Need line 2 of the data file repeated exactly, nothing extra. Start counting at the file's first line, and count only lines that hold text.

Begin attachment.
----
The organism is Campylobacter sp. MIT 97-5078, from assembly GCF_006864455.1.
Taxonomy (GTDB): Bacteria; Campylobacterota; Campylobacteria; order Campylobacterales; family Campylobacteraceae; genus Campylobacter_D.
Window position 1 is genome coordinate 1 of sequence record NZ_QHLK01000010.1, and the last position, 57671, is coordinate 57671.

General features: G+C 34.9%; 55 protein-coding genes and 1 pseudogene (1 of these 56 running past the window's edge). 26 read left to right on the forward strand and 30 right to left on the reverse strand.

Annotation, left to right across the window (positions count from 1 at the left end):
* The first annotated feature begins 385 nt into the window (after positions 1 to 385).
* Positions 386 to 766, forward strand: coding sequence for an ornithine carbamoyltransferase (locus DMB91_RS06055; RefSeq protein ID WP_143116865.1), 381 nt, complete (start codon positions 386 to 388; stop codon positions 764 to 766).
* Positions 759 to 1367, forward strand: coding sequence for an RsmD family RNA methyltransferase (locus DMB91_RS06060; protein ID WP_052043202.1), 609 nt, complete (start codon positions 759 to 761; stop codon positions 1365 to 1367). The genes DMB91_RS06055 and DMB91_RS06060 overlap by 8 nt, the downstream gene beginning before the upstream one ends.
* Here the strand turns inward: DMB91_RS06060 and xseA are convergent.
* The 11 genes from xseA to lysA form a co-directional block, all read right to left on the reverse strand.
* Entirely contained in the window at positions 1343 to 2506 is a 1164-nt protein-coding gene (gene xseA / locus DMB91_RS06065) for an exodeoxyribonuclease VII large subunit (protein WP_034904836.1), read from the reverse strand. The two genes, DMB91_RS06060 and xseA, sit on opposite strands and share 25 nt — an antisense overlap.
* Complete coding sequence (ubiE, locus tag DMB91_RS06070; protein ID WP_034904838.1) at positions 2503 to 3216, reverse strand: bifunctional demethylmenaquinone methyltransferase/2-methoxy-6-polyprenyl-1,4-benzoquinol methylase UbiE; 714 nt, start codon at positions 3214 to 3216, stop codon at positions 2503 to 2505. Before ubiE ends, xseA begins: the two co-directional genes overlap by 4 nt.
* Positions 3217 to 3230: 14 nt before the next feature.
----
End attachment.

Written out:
Taxonomy (GTDB): Bacteria; Campylobacterota; Campylobacteria; order Campylobacterales; family Campylobacteraceae; genus Campylobacter_D.